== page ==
In Striking Blue Jean, A Closeted Teacher in 80s’ Britain Runs “Don’t Say Gay” Gauntlet

Blue Jean speaks to challenges of navigating different worlds and identities, yearning to speak the truth, defy apathy and find the courage to live authentically.

4 mins read

Georgia Oakley’s absorbing debut feature Blue Jean is perfectly timed in its story of a closeted lesbian school teacher navigating intricate webs of personal and professional turmoil within the constricting confines of conservative 1980s society. Set against the backdrop of Thatcher-era Britain, where anti-gay legislation casts a shadow over individual freedoms, Oakley deftly crafts a slow burn exhumation of recent history to issue a stark warning about our current sociopolitical trajectory: defy complacency or risk losing everything. 

Opening in 1988 Newcastle amidst rising cultural support for the insidious Section 28 legislation forbidding the positive acknowledgment of homosexuality within British schools, Jean (a star-making performance by Rosy McEwen) is a closeted physical education teacher and basketball team coach. Cognizant of the prevailing social climate, she deems the concealment of her personal life and sexual orientation from fellow instructors and students a necessary act of compartmentalization—a calculated safeguard. The fragility of her self-imposed imprisonment will be tested.

Enter new student Lois (Lucy Halliday), bullied and outcast by school cliques and searching for community at the gay bar where, coincidentally, Jean seeks nightly solace from her professional charade, notably with her faithful—and very out—girlfriend, Viv (an expert Kerrie Hayes), increasingly alienated by Jean’s dual life. Jean’s bargain comes at significant cost, preventing her from embracing her authentic self (unlike her ribald circle of friends, unrestrained in their self-expression).

Observing her colleagues’ tacit endorsement of Thatcher’s regressive agenda, Jean well knows that she could easily become a target of rising, anti-gay currents. But when Lois is shamed and illegitimately expelled and Jean remains a passive bystander, she will face a personal reckoning.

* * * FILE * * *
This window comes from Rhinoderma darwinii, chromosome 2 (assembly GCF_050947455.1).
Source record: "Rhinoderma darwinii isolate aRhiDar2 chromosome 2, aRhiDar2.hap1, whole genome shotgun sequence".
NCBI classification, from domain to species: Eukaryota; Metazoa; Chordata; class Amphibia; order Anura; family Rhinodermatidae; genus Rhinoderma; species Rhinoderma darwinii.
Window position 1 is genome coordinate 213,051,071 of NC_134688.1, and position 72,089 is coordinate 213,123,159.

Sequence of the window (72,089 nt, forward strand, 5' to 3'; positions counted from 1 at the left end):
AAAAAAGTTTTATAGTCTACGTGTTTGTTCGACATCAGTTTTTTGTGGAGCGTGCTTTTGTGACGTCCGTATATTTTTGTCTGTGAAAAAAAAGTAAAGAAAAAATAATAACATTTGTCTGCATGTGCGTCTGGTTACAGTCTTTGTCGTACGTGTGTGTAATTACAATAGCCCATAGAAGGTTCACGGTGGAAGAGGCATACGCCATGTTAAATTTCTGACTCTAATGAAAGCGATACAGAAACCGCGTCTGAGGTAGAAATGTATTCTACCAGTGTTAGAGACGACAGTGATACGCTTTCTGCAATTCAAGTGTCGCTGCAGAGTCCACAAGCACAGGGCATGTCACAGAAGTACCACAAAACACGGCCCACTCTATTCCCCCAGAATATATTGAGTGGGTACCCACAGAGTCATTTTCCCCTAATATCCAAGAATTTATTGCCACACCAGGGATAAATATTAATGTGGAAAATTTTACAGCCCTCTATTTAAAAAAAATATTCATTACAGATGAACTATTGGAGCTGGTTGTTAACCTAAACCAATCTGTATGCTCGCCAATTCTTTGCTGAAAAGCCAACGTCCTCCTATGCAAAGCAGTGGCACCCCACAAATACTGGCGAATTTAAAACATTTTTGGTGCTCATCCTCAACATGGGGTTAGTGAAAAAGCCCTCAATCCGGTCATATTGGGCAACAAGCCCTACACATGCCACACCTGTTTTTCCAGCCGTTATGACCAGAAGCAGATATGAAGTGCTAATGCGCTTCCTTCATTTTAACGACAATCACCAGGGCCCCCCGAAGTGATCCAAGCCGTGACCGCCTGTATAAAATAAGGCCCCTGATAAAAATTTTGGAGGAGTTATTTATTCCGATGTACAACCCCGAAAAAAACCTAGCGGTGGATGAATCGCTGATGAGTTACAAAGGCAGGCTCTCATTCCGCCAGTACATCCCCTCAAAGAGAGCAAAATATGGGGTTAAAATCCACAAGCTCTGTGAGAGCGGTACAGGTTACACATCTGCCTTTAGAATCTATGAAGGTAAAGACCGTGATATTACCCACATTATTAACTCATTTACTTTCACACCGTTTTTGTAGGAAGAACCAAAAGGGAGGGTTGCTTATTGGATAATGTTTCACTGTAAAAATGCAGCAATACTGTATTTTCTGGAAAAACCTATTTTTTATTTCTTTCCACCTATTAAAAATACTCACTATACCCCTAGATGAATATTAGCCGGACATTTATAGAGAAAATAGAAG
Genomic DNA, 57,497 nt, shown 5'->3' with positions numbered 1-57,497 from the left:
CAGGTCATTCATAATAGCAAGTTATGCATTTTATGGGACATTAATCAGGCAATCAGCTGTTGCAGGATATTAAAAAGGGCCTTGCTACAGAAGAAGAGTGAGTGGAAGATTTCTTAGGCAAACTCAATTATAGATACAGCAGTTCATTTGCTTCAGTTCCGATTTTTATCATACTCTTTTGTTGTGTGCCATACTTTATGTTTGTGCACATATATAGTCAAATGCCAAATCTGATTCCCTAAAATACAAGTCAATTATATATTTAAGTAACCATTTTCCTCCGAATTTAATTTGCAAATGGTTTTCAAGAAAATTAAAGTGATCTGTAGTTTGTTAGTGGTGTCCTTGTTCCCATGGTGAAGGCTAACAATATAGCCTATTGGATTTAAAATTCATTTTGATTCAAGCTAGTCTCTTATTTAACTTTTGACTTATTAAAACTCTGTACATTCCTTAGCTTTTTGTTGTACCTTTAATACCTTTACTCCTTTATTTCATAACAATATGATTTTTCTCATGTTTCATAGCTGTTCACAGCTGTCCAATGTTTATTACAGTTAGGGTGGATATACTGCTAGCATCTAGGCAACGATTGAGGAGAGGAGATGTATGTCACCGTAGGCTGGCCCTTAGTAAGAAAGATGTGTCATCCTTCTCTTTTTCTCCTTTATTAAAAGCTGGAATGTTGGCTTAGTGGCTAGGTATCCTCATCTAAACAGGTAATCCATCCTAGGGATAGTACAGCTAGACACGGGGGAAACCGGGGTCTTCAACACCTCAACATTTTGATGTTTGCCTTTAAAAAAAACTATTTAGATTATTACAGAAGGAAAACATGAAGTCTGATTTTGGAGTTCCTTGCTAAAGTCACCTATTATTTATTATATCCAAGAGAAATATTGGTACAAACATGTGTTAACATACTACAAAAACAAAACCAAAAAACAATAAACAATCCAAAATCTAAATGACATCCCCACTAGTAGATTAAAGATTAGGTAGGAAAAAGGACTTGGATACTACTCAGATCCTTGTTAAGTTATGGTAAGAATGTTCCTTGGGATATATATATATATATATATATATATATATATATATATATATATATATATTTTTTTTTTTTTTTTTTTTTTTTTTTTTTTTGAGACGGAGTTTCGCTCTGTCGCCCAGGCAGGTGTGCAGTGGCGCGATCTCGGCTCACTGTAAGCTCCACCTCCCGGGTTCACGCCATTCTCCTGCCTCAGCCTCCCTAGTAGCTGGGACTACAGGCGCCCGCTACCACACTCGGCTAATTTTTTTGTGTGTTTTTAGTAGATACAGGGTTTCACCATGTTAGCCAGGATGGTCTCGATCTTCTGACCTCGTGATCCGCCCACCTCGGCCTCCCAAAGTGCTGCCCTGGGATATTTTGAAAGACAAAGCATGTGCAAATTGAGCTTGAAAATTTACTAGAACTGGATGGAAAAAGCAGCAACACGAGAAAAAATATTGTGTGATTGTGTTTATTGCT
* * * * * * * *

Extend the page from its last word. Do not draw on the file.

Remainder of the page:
In Oakley’s impressive film, McEwan’s portrayal of Jean, a waifish and tomboyish figure navigating the treacherous terrain of professional assimilation, is a masterclass in the art of inhabiting an internal world amidst minefields. From dyeing her hair an ultra-feminine blonde to suppressing hetero romantic prospects despite the urging of colleagues to desperately attempting to engage in banal work dinners where she expressly feels the outsider, McEwan’s performance is a tour de force, revealing the inner turmoil of a discreet professional in a society marked by paranoia and the ominous “don’t say gay” mentality reminiscent of contemporary Florida.

Every aspect of Jean’s life seems to bristle with insinuations of homophobia and casual microaggressions, reaching a boiling point as she endures a haranguing by a male party guest prying into her romantic life. It is within these tense encounters that McEwan’s ace portrait captures the quagmire of navigating a heteronormative world, one lacking representation, allyship and protective laws. Oakley paints a vivid picture of this oppressive environment, with colleagues, relatives, partygoers, adolescents and even a casual television dating show embodying the prevailing heteronormative paradigm, unable to be questioned.

As Jean grapples with the choice between a life in the closet and advocating for herself and the marginalized Lois, the film suggests, with great honesty, that in the absence of legal and cultural securities, community becomes the ultimate form of protection. The absence of a grandstanding, heroic finale may disappoint those yearning for a moment of cathartic public revelation. Yet the oblique final moment speaks to challenges faced by individuals like Jean, navigating different worlds and identities, yearning to speak their truths, who defy apathy and find courage on behalf of themselves and others.  

3 stars

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